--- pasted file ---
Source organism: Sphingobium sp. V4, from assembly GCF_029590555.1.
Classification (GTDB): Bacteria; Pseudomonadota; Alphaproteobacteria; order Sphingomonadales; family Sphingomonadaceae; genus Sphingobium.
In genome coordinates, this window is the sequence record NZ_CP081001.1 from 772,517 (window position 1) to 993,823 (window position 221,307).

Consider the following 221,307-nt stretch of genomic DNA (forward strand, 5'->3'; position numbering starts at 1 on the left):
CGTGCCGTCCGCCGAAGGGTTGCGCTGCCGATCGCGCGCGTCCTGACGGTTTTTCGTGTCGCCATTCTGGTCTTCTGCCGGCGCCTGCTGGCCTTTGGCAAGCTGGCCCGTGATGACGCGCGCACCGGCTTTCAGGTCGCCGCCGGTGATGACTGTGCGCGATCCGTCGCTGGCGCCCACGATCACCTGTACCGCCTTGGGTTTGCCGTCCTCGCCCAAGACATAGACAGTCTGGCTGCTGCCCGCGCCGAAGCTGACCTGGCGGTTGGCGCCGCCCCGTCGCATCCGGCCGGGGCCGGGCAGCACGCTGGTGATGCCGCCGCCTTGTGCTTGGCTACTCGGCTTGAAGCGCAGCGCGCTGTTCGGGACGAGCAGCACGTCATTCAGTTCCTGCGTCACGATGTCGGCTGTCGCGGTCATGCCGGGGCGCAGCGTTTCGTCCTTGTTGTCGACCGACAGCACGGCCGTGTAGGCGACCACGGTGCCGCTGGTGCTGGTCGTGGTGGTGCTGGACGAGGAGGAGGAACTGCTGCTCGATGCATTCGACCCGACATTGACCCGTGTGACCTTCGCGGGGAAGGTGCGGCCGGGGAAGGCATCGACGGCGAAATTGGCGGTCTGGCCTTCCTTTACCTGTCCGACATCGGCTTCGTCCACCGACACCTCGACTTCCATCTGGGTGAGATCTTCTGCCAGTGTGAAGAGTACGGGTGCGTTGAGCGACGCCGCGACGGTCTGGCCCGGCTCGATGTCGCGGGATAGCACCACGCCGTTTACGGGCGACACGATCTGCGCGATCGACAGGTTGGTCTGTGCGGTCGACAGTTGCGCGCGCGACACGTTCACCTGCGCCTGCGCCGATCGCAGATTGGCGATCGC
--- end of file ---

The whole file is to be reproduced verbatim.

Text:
Source organism: Sphingobium sp. V4, from assembly GCF_029590555.1.
Classification (GTDB): Bacteria; Pseudomonadota; Alphaproteobacteria; order Sphingomonadales; family Sphingomonadaceae; genus Sphingobium.
In genome coordinates, this window is the sequence record NZ_CP081001.1 from 772,517 (window position 1) to 993,823 (window position 221,307).

Consider the following 221,307-nt stretch of genomic DNA (forward strand, 5'->3'; position numbering starts at 1 on the left):
CGTGCCGTCCGCCGAAGGGTTGCGCTGCCGATCGCGCGCGTCCTGACGGTTTTTCGTGTCGCCATTCTGGTCTTCTGCCGGCGCCTGCTGGCCTTTGGCAAGCTGGCCCGTGATGACGCGCGCACCGGCTTTCAGGTCGCCGCCGGTGATGACTGTGCGCGATCCGTCGCTGGCGCCCACGATCACCTGTACCGCCTTGGGTTTGCCGTCCTCGCCCAAGACATAGACAGTCTGGCTGCTGCCCGCGCCGAAGCTGACCTGGCGGTTGGCGCCGCCCCGTCGCATCCGGCCGGGGCCGGGCAGCACGCTGGTGATGCCGCCGCCTTGTGCTTGGCTACTCGGCTTGAAGCGCAGCGCGCTGTTCGGGACGAGCAGCACGTCATTCAGTTCCTGCGTCACGATGTCGGCTGTCGCGGTCATGCCGGGGCGCAGCGTTTCGTCCTTGTTGTCGACCGACAGCACGGCCGTGTAGGCGACCACGGTGCCGCTGGTGCTGGTCGTGGTGGTGCTGGACGAGGAGGAGGAACTGCTGCTCGATGCATTCGACCCGACATTGACCCGTGTGACCTTCGCGGGGAAGGTGCGGCCGGGGAAGGCATCGACGGCGAAATTGGCGGTCTGGCCTTCCTTTACCTGTCCGACATCGGCTTCGTCCACCGACACCTCGACTTCCATCTGGGTGAGATCTTCTGCCAGTGTGAAGAGTACGGGTGCGTTGAGCGACGCCGCGACGGTCTGGCCCGGCTCGATGTCGCGGGATAGCACCACGCCGTTTACGGGCGACACGATCTGCGCGATCGACAGGTTGGTCTGTGCGGTCGACAGTTGCGCGCGCGACACGTTCACCTGCGCCTGCGCCGATCGCAGATTGGCGATCGC